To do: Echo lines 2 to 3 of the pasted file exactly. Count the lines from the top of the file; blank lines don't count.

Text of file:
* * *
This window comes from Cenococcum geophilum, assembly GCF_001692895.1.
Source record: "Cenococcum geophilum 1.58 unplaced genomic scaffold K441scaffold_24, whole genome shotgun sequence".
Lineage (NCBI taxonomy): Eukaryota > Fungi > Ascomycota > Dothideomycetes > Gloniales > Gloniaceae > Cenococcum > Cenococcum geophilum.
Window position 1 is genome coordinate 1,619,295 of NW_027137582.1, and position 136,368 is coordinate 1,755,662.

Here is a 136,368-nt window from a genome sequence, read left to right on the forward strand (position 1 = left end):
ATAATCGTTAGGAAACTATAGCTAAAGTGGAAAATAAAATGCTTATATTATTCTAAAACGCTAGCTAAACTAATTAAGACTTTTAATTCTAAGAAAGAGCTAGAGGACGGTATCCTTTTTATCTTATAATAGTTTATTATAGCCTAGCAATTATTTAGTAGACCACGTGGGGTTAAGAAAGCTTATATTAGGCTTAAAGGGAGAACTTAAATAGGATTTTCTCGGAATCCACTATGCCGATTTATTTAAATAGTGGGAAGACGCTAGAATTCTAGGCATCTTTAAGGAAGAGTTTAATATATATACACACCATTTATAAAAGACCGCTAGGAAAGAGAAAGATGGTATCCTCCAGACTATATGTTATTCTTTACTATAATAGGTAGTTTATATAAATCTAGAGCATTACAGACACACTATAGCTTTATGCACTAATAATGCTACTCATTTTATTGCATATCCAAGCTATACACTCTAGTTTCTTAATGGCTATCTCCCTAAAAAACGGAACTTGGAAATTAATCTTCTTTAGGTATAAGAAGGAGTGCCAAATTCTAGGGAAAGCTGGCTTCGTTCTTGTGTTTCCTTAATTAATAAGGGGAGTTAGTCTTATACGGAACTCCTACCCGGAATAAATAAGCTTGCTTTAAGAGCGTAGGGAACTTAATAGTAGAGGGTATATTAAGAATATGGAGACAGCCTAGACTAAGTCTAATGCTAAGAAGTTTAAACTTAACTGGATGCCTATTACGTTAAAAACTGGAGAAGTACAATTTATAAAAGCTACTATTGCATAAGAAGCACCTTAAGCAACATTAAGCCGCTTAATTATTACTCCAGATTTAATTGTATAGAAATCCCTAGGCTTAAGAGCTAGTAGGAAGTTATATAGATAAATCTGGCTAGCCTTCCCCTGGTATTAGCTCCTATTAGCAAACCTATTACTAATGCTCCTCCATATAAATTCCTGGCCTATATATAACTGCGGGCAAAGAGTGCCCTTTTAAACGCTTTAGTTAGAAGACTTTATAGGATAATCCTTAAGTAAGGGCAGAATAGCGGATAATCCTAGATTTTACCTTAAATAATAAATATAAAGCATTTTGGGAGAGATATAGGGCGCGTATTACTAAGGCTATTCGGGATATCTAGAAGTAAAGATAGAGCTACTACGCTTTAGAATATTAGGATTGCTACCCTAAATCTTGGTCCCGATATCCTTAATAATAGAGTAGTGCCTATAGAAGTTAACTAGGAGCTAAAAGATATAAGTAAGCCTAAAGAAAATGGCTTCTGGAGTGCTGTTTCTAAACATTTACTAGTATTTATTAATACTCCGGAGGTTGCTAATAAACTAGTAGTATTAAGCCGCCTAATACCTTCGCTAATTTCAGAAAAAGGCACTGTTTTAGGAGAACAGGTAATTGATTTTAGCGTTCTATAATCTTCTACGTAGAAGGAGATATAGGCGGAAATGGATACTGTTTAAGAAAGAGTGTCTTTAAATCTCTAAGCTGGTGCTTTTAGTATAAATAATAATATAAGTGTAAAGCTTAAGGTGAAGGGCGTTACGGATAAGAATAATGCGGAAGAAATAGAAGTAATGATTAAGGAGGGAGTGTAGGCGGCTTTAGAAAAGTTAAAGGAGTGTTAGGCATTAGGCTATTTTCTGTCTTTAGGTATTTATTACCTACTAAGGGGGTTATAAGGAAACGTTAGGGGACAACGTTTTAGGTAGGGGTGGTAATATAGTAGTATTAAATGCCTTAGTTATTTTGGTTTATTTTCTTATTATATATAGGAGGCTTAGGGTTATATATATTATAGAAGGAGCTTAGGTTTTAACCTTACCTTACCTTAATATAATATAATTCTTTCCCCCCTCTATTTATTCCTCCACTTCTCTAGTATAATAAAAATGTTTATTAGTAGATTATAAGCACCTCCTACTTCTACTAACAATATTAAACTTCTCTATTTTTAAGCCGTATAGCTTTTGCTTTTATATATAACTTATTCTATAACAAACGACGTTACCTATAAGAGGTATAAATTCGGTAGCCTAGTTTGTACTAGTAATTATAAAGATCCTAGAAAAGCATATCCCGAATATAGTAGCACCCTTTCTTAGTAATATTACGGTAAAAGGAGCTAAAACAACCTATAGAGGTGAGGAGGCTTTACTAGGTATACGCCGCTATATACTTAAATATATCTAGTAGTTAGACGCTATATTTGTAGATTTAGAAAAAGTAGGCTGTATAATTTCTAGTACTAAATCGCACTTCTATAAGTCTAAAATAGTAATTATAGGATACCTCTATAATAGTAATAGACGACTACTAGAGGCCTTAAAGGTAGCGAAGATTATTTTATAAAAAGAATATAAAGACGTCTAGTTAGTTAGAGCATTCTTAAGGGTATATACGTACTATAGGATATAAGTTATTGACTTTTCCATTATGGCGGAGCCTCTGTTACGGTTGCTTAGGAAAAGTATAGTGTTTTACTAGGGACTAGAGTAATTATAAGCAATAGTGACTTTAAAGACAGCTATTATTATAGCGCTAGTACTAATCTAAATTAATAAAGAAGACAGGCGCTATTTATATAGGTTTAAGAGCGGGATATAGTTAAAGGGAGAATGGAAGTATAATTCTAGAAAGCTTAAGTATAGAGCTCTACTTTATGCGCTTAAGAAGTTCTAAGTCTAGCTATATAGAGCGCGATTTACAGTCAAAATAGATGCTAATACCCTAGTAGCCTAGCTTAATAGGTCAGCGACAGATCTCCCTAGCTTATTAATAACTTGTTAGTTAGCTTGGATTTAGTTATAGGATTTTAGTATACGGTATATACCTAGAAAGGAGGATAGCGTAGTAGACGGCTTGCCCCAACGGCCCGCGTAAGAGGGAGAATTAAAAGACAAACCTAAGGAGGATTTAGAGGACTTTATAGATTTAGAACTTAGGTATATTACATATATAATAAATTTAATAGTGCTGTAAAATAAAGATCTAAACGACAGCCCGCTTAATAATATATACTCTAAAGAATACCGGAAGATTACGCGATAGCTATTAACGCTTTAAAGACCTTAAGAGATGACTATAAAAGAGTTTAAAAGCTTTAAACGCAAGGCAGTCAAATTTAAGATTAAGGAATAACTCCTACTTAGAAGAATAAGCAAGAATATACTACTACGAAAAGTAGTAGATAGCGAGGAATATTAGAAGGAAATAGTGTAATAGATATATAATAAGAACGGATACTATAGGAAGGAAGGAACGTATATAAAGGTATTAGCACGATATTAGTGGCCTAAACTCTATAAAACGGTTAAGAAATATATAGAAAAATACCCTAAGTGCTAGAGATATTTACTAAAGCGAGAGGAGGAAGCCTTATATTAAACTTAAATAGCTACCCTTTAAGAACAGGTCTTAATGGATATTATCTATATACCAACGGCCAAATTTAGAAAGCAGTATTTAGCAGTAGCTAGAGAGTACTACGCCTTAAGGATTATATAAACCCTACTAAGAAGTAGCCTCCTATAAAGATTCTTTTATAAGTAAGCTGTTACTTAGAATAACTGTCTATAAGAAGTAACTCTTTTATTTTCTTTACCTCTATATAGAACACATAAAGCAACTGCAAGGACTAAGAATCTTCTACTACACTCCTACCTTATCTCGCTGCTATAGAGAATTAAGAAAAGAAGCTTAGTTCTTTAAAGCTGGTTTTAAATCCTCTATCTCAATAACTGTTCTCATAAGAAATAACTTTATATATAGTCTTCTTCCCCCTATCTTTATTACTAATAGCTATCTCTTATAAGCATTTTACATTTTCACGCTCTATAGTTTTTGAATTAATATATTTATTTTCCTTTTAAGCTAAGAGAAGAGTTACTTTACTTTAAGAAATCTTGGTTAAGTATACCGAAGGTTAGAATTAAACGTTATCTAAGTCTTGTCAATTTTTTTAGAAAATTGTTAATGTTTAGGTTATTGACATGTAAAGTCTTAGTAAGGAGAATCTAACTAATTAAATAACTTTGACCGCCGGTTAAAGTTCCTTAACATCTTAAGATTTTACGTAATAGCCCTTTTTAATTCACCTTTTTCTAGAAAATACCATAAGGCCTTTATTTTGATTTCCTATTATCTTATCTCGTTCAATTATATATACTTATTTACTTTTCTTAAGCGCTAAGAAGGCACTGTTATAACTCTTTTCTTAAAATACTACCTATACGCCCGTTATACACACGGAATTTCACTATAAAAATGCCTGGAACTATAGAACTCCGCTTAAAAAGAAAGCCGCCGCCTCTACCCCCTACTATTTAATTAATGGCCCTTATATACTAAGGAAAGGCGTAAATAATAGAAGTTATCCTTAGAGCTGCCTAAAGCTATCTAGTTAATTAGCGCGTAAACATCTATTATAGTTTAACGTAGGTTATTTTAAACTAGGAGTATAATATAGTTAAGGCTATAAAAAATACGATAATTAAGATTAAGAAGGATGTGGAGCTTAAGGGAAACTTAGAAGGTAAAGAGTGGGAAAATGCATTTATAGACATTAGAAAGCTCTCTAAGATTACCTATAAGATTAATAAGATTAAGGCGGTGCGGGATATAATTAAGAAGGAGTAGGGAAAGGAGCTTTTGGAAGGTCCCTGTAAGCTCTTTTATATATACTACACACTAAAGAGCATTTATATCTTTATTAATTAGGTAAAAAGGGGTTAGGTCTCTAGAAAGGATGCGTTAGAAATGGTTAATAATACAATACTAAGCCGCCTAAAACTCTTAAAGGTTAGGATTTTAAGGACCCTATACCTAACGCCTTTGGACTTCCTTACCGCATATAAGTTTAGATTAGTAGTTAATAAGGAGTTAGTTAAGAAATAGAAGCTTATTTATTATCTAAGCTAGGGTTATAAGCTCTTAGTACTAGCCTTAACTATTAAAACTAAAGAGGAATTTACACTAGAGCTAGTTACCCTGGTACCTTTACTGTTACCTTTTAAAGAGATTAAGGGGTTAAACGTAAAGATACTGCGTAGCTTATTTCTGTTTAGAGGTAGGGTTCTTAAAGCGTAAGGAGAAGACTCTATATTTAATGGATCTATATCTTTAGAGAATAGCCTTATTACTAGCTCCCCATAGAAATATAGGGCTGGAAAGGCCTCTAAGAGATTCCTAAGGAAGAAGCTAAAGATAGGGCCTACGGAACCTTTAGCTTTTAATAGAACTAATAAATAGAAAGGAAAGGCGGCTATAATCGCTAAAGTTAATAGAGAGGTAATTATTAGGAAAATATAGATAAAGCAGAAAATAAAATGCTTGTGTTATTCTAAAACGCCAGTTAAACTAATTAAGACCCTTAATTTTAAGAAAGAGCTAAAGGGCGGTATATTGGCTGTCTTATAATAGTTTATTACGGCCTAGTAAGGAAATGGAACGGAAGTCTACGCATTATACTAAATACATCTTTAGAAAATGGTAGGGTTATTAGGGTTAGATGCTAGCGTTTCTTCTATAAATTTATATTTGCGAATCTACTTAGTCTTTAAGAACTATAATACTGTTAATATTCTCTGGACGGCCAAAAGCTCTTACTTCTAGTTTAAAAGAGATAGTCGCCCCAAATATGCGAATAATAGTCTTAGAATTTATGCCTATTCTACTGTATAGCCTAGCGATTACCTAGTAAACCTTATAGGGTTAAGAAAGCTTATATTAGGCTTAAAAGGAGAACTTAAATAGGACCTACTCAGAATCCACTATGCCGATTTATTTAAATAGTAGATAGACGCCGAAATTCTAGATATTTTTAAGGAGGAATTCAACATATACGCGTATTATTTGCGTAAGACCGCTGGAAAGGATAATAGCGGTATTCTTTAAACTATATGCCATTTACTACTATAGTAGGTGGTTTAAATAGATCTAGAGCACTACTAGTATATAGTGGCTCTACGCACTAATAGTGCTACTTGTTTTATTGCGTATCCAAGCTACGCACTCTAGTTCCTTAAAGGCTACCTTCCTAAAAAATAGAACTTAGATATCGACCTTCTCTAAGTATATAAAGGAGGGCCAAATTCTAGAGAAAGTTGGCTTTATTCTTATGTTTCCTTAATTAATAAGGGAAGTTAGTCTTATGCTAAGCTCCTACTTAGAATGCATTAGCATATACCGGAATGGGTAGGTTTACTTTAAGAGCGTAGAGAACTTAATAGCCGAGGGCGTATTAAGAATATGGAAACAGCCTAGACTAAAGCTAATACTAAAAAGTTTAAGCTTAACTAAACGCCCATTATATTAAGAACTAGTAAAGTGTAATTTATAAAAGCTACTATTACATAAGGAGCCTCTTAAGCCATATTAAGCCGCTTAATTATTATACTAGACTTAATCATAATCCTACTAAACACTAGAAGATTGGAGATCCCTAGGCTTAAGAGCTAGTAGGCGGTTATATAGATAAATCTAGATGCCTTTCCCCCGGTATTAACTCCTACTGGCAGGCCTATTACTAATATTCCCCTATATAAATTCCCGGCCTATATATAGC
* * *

Source record: "Cenococcum geophilum 1.58 unplaced genomic scaffold K441scaffold_24, whole genome shotgun sequence".
Lineage (NCBI taxonomy): Eukaryota > Fungi > Ascomycota > Dothideomycetes > Gloniales > Gloniaceae > Cenococcum > Cenococcum geophilum.